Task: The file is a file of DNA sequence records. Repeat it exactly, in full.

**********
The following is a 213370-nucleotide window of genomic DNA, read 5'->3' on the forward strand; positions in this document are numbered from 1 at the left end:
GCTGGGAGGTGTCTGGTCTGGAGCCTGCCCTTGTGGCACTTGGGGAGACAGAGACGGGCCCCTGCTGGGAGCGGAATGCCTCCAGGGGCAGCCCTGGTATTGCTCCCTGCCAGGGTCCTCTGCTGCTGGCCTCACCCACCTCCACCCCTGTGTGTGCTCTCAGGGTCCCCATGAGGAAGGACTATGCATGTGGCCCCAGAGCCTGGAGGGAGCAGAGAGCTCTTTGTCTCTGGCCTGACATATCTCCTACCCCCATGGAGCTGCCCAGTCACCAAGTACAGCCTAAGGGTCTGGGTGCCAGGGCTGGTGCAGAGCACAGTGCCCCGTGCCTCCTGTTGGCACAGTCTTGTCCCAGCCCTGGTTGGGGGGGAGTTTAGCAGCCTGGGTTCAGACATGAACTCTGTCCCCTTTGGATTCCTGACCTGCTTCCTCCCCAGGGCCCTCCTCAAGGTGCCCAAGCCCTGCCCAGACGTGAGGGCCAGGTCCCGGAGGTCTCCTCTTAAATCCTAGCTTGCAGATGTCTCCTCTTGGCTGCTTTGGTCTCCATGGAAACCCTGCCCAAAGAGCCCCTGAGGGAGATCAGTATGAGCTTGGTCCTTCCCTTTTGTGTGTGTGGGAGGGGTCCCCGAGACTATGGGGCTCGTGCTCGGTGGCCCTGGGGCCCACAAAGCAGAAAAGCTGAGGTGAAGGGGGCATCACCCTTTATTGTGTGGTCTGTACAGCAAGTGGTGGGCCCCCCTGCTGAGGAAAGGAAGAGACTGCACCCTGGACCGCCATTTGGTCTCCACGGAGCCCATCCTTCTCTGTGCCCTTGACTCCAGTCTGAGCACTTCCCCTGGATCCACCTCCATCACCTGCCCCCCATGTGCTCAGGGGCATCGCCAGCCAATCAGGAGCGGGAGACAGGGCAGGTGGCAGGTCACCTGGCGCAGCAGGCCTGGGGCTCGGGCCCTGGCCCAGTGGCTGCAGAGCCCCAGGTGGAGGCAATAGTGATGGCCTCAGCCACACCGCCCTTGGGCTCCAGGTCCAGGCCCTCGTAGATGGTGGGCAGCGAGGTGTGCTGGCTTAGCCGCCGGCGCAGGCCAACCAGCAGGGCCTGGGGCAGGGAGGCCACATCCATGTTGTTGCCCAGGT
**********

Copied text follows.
The following is a 213370-nucleotide window of genomic DNA, read 5'->3' on the forward strand; positions in this document are numbered from 1 at the left end:
GCTGGGAGGTGTCTGGTCTGGAGCCTGCCCTTGTGGCACTTGGGGAGACAGAGACGGGCCCCTGCTGGGAGCGGAATGCCTCCAGGGGCAGCCCTGGTATTGCTCCCTGCCAGGGTCCTCTGCTGCTGGCCTCACCCACCTCCACCCCTGTGTGTGCTCTCAGGGTCCCCATGAGGAAGGACTATGCATGTGGCCCCAGAGCCTGGAGGGAGCAGAGAGCTCTTTGTCTCTGGCCTGACATATCTCCTACCCCCATGGAGCTGCCCAGTCACCAAGTACAGCCTAAGGGTCTGGGTGCCAGGGCTGGTGCAGAGCACAGTGCCCCGTGCCTCCTGTTGGCACAGTCTTGTCCCAGCCCTGGTTGGGGGGGAGTTTAGCAGCCTGGGTTCAGACATGAACTCTGTCCCCTTTGGATTCCTGACCTGCTTCCTCCCCAGGGCCCTCCTCAAGGTGCCCAAGCCCTGCCCAGACGTGAGGGCCAGGTCCCGGAGGTCTCCTCTTAAATCCTAGCTTGCAGATGTCTCCTCTTGGCTGCTTTGGTCTCCATGGAAACCCTGCCCAAAGAGCCCCTGAGGGAGATCAGTATGAGCTTGGTCCTTCCCTTTTGTGTGTGTGGGAGGGGTCCCCGAGACTATGGGGCTCGTGCTCGGTGGCCCTGGGGCCCACAAAGCAGAAAAGCTGAGGTGAAGGGGGCATCACCCTTTATTGTGTGGTCTGTACAGCAAGTGGTGGGCCCCCCTGCTGAGGAAAGGAAGAGACTGCACCCTGGACCGCCATTTGGTCTCCACGGAGCCCATCCTTCTCTGTGCCCTTGACTCCAGTCTGAGCACTTCCCCTGGATCCACCTCCATCACCTGCCCCCCATGTGCTCAGGGGCATCGCCAGCCAATCAGGAGCGGGAGACAGGGCAGGTGGCAGGTCACCTGGCGCAGCAGGCCTGGGGCTCGGGCCCTGGCCCAGTGGCTGCAGAGCCCCAGGTGGAGGCAATAGTGATGGCCTCAGCCACACCGCCCTTGGGCTCCAGGTCCAGGCCCTCGTAGATGGTGGGCAGCGAGGTGTGCTGGCTTAGCCGCCGGCGCAGGCCAACCAGCAGGGCCTGGGGCAGGGAGGCCACATCCATGTTGTTGCCCAGGT